Canada is cursed by blessings. We have it so good in this country, we easily overlook the few bad things, even when they are utterly appalling.
For example, according to the U.S. News & World Report’s annual ranking, Canada is number one for the best quality of life—an accolade that all but ensures we will forget there are currently 62 long-term drinking water advisories in communities across the country. Or, we are so impressed by our multicultural successes—two(!) Governors General were women of color—we don’t notice that in Toronto black Canadians are 20 times more likely to die during interaction with the police than their white counterparts.
Likewise, we are so justifiably proud of our transparent and democratic political system we are mostly blind to the outrage that legislators in our Senate are neither elected nor accountable. The absolute worst example of this, however, is our indifference to the open bribery of our Members of Parliament.
There are legal and layman definitions of bribery. I am not an expert on the former, but all of us know that according to the latter, when you offer anyone something of value in order to persuade them to favour you in some fashion…it’s a bribe. Don’t take my word for it, that’s the OED definition.
So, based on the most recent information provided by the Conflict of Interest and Ethics Commissioner, Conservative MP Pierre Poilievre accepted $13,516 in “benefits” in 2017 (a trip to Taiwan courtesy of the Chinese International Economic Cooperation Association). The NDP’s Ruth Ellen Brosseau took $11,705 (a trip to Israel paid for by the Centre for Israel and Jewish Affairs). And across the aisle, the Liberal’s James Maloney cashed in with $14,116 in payments (also a trip to Israel from the Centre for Israel and Jewish Affairs). All told, in that year Canadian MPs soaked up more than $600,000 in gifts in the form of free travel, much of it from third parties tied to foreign governments.
Except, in Canada, we gloss over this ugly little habit by using the euphemism “sponsored travel”. It’s legal and this is how it works. The government of Taiwan wants the Conservative Party of Canada to change its foreign policy in its favour. So, it gives the MPs that it believes to be the most amenable to persuasion, a free all-expenses paid luxury holiday in Taipei. It’s pretty simple.
Of course, these honest and hard-working servants of the people turn purple with rage when we point this out. “It was a work trip!” they sputter. Or, “It is my duty as a Member of Parliament to inform myself!” And, all of this is complete and shameless bullshit. Although, truthfully, the shame is on us for continuing to tolerate it.
If we entertain their protestations of innocence (we shouldn’t), there are three simple questions to ask. First, would a Canadian civil servant, a policy analyst at Global Affairs Canada for example, be allowed to accept an all expenses paid trip to Taiwan? The answer of course is no. They would be fired if they did. Why? Because the federal government considers that a bribe, and one that would compromise the civil servant’s ability to be trusted to do their job honestly.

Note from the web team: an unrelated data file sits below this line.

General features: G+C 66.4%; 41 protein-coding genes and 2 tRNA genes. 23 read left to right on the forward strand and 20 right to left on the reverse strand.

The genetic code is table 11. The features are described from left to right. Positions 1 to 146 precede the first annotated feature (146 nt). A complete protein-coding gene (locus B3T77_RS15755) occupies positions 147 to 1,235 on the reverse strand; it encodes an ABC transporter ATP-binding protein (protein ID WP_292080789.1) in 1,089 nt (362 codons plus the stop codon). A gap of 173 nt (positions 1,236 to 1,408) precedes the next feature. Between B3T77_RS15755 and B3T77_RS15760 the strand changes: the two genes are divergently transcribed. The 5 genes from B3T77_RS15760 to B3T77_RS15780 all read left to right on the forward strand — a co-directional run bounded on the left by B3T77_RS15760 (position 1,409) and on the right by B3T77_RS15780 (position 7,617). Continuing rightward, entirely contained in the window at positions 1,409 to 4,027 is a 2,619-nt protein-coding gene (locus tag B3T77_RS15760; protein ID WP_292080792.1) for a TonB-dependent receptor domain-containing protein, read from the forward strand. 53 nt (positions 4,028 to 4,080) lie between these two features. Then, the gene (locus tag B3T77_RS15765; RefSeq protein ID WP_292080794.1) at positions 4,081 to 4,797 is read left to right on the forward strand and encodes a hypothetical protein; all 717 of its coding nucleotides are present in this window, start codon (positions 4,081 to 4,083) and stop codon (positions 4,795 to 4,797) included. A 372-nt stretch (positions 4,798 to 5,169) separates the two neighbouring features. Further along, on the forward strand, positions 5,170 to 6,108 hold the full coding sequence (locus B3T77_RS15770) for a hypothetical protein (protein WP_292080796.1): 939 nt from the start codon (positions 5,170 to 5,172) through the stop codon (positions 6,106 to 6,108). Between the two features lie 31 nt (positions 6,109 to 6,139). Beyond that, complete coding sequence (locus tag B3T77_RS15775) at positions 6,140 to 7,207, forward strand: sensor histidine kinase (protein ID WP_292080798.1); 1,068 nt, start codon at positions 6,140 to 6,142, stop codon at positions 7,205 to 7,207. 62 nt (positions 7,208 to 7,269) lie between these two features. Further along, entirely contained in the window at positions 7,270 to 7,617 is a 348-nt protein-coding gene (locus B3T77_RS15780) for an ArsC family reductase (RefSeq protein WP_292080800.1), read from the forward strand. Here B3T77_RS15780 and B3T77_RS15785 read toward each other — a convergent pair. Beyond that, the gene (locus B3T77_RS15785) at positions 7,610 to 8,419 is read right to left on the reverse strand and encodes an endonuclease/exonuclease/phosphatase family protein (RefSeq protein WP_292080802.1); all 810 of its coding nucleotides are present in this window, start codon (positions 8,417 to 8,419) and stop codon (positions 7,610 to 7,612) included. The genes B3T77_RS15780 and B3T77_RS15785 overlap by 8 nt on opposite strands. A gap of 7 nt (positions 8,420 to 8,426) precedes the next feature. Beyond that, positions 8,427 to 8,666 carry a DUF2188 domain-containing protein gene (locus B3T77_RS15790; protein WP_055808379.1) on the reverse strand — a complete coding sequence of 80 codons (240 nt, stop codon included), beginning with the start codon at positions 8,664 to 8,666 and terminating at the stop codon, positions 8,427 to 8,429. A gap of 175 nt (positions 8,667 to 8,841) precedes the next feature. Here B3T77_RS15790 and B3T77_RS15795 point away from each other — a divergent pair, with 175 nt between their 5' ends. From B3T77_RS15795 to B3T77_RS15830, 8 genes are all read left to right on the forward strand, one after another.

Second, would the government of Taiwan spend money flying a Canadian politician across the Pacific if they didn’t think they were getting something in return? Absolutely not. We may call it “sponsored travel”, but they call it an investment.
The third question: would this Member of Parliament have flown themself (and often a spouse, as in Poilievre’s case) to Taiwan if they had not been offered this free vacation? Of course not. That’s why the Taiwanese government had to pay up in the first place.
Our politicians, even the slowest among them, know they don’t need to spend a week poolside in Taiwan to do their job. (But they probably could benefit from spending some time hauling drinking water in the Mitaanjigamiing First Nation, to better understand this country.)
These bribes add up, year over year, and can reach surprising size. When countries like Taiwan, or China, or Israel find an easy mark, they are more than happy to fly them back and forth on an annual basis. When you consider what they are getting in return, it’s a smart investment. And relatively cheap. An American Senator, for example, can cost millions by comparison.
I wonder what Beijing is thinking about its investments this week. Canada’s Ambassador to China, John McCallum is in the news this week because he inexplicably weighed in on the Meng Wanzhou extradition controversy and appeared to support China’s position while doing so.
McCallum is a former Member of Parliament. According to calculations made by the Globe and Mail, during the time he was in office he accepted $73,300 in gifts (aka “sponsored travel”) from the Chinese government.
Of course, we don’t know if all those trips influenced the ambassador. But, there are two things about which we can be absolutely certain. We know that if any of the other Canadian diplomats in our embassy had accepted those trips, we would consider them compromised, and they would be fired. And, regardless of whether it is justified, we can be fairly sure that right now Beijing is very satisfied about at least one of their previous investments.
Scott Gilmore is editor-at-large at Maclean’s. He is married to a Liberal cabinet minister.